Edition 1475
19 May 2018
Edition: 1475

Read this week's issue online exactly as it appears in print.


A Portuguese citizen above corruption

in News · 17-08-2002 00:00:00 · 0 Comments

Portugal, a country often criticised by other equally culpable nations for its propensity to corruption in public life, can at least claim a daughter whose body has remained incorrupt for nearly 700 years.

Without having recourse to cosmetic surgery or embalming processes the body of Stª Isabel (Elizabeth) remains in tact and continues to be venerated by the faithful at Stª. Clara’s New Monastery in Coimbra.
Isabel was born in 1271 and later on in life married Diniz, the King of Portugal. She devoted herself to caring for the poor, building various orphanages and also sheltered accommodation for the homeless.
In life, as well as after death, miraculous happenings were attributed to her. Part of her daily routine was to walk the streets of Coimbra distributing bread to the hungry. And, in spite of having been forbidden to do so by her unfaithful husband, she continued in secret to care for those in need.
However, on one particular occasion, whilst concealing bread in her large apron for distribution among the poor of the city, she was confronted by the king. Resigning herself to his wrath Isabel let go the apron strings whereupon hundreds of roses tumbled onto the cobblestones. To this day visitors to Stª Clara’s New Monastery throw bouquets of roses onto the sanctuary to commemorate the event.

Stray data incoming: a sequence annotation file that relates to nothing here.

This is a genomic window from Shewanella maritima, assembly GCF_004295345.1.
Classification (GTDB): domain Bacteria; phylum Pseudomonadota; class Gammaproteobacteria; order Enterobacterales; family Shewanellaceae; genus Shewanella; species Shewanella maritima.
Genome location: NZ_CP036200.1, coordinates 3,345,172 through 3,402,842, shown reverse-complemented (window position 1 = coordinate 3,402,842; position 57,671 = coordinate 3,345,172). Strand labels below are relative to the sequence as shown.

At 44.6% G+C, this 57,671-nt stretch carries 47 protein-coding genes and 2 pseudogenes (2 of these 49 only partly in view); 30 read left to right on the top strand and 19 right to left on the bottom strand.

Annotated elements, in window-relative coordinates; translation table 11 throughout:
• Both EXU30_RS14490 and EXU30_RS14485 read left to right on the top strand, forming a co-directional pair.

In addition to her work for the poor and destitute Isabel was also a great mediator. On several occasions she intervened between various warring factions bringing peace and earning for herself the title “Peacemaker” among the population.
It was after one such intervention in 1336 at Estremoz in the Alentejo, that she died. Some days later her body was transported in the searing heat of the day to Coimbra for burial. After officially being declared a saint by Pope Urban VIII in 1625, her incorrupt body was laid in a silver casket and placed above the main altar in Stª Clara’s New Monastery where it remains to this day.
The incorrupt body of St Isabel defies all medical and logical explanation. The Catholic Church recognises it as being a miracle. It is one of the oldest incorrupt bodies in the history of the Church. On certain occasions, including Vatican appointed Holy Years; the right hand of St Isabel is exposed for veneration by pilgrims.


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Edition 1475
19 May 2018
Edition: 1475

Read this week's issue online exactly as it appears in print.



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